The serpent that did sting thy father's life
    Now wears his crown.

    HAMLET
    O my prophetic soul! My uncle!

    Ghost
    Ay, that incestuous, that adulterate beast,
    With witchcraft of his wit, with traitorous gifts,--
    O wicked wit and gifts, that have the power
    So to seduce!--won to his shameful lust
    The will of my most seeming-virtuous queen:
    O Hamlet, what a falling-off was there!
    From me, whose love was of that dignity
    That it went hand in hand even with the vow
    I made to her in marriage, and to decline
    Upon a wretch whose natural gifts were poor
    To those of mine!
    But virtue, as it never will be moved,
    Though lewdness court it in a shape of heaven,
    So lust, though to a radiant angel link'd,
    Will sate itself in a celestial bed,
    And prey on garbage.
    But, soft! methinks I scent the morning air;
    Brief let me be. Sleeping within my orchard,
    My custom always of the afternoon,
    Upon my secure hour thy uncle stole,
    With juice of cursed hebenon in a vial,
    And in the porches of my ears did pour
    The leperous distilment; whose effect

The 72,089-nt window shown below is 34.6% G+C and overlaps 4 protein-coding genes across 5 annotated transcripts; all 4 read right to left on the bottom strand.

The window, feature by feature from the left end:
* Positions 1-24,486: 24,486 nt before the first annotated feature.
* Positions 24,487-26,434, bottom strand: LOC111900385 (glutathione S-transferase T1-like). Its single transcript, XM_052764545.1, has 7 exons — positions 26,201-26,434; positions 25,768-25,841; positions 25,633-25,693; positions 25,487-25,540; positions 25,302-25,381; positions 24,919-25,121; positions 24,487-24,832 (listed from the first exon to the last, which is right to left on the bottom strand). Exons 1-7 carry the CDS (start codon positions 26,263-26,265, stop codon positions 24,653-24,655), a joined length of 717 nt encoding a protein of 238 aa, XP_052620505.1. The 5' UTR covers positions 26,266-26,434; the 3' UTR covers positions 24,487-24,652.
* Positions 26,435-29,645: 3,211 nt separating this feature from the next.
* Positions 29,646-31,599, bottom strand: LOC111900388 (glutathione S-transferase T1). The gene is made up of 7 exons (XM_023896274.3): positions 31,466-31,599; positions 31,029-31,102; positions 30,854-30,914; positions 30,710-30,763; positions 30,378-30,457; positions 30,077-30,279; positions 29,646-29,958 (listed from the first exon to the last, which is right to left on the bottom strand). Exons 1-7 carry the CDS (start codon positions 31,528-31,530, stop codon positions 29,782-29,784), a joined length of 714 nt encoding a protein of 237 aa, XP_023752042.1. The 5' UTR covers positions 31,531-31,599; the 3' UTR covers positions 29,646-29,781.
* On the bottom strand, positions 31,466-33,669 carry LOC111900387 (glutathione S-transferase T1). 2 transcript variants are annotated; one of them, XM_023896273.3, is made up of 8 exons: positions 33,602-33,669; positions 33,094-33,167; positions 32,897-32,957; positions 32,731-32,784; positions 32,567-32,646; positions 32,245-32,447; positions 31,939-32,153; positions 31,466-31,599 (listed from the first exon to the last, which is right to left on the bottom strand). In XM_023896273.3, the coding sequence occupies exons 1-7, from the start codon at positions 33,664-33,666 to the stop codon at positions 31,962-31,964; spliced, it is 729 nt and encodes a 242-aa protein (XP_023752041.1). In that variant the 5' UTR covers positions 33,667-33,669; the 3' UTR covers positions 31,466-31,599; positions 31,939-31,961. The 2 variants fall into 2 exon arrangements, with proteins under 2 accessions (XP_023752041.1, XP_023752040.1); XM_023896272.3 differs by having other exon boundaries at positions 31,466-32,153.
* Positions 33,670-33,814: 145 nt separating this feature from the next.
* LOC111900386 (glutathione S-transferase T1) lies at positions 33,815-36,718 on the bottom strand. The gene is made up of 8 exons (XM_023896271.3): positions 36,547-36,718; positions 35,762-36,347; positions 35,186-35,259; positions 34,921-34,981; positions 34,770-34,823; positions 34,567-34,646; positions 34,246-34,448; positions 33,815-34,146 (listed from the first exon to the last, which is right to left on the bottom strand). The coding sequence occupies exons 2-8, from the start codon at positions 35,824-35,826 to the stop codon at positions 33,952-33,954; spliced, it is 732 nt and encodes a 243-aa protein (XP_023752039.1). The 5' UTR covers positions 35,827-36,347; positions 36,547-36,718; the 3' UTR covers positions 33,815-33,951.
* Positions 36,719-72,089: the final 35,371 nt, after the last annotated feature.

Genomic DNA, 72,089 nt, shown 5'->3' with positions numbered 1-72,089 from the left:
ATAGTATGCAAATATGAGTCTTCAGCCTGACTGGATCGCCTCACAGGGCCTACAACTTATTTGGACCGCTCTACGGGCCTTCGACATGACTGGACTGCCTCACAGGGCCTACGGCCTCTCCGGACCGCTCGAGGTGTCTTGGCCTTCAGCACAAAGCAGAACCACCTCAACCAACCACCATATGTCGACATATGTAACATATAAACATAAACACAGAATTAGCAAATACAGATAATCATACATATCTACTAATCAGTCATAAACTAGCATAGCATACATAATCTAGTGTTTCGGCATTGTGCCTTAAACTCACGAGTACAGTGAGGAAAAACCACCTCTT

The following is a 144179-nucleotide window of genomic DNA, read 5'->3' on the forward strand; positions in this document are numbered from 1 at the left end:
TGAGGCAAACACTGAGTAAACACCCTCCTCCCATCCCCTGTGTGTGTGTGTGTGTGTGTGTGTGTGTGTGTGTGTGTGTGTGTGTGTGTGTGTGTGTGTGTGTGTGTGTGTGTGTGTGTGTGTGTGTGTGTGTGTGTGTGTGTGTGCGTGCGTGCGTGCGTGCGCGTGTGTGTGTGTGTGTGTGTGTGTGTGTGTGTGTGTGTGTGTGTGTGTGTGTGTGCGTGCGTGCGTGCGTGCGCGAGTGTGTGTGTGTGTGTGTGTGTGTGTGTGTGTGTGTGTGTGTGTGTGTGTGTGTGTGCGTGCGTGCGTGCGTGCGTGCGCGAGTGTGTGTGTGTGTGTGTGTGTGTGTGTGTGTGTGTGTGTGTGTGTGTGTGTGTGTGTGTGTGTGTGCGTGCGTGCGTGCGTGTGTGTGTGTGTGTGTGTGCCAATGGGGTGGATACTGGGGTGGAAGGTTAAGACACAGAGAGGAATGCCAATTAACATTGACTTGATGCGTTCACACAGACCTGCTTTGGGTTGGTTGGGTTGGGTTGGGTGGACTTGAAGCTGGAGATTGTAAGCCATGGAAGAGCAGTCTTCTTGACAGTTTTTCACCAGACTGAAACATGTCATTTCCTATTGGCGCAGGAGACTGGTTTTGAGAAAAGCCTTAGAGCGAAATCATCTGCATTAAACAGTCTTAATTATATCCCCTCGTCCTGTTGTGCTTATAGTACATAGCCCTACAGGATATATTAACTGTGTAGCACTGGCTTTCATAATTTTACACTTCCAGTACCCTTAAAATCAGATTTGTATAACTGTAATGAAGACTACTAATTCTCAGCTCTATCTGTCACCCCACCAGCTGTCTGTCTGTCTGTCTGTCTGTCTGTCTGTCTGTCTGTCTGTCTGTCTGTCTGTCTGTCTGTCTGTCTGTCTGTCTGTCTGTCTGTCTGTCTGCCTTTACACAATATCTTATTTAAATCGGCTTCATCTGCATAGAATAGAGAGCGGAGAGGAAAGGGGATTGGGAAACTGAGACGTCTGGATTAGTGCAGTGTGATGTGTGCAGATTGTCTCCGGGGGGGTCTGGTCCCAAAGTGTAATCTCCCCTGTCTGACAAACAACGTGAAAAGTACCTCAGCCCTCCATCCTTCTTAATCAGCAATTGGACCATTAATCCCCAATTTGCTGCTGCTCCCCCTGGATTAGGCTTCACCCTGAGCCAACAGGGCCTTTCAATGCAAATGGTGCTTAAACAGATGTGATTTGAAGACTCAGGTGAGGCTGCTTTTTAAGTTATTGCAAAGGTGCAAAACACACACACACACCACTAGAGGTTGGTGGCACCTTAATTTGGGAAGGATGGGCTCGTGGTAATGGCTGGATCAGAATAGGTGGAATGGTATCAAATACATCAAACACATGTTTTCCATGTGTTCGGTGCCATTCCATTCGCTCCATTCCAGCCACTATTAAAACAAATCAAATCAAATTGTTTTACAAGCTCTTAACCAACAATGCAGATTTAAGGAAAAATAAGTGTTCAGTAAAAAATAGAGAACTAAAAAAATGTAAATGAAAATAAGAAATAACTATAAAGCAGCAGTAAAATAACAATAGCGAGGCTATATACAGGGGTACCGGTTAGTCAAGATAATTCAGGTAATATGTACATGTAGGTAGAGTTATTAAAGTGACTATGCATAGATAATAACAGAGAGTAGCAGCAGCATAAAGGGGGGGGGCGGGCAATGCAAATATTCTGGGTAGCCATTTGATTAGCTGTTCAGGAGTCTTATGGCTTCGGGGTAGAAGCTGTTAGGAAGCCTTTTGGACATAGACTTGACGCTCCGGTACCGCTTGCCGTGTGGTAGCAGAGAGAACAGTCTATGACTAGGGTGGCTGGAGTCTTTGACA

Holds such an enmity with blood of man
    That swift as quicksilver it courses through
    The natural gates and alleys of the body,
    And with a sudden vigour doth posset
    And curd, like eager droppings into milk,
    The thin and wholesome blood: so did it mine;
    And a most instant tetter bark'd about,
    Most lazar-like, with vile and loathsome crust,
    All my smooth body.
    Thus was I, sleeping, by a brother's hand
    Of life, of crown, of queen, at once dispatch'd:
    Cut off even in the blossoms of my sin,
    Unhousel'd, disappointed, unanel'd,
    No reckoning made, but sent to my account
    With all my imperfections on my head:
    O, horrible! O, horrible! most horrible!
    If thou hast nature in thee, bear it not;
    Let not the royal bed of Denmark be
    A couch for luxury and damned incest.
    But, howsoever thou pursuest this act,
    Taint not thy mind, nor let thy soul contrive
    Against thy mother aught: leave her to heaven
    And to those thorns that in her bosom lodge,
    To prick and sting her. Fare thee well at once!
    The glow-worm shows the matin to be near,
    And 'gins to pale his uneffectual fire:
    Adieu, adieu! Hamlet, remember me.

    Exit

    HAMLET
    O all you host of heaven! O earth! what else?
    And shall I couple hell? O, fie! Hold, hold, my heart;
    And you, my sinews, grow not instant old,
    But bear me stiffly up. Remember thee!
    Ay, thou poor ghost, while memory holds a seat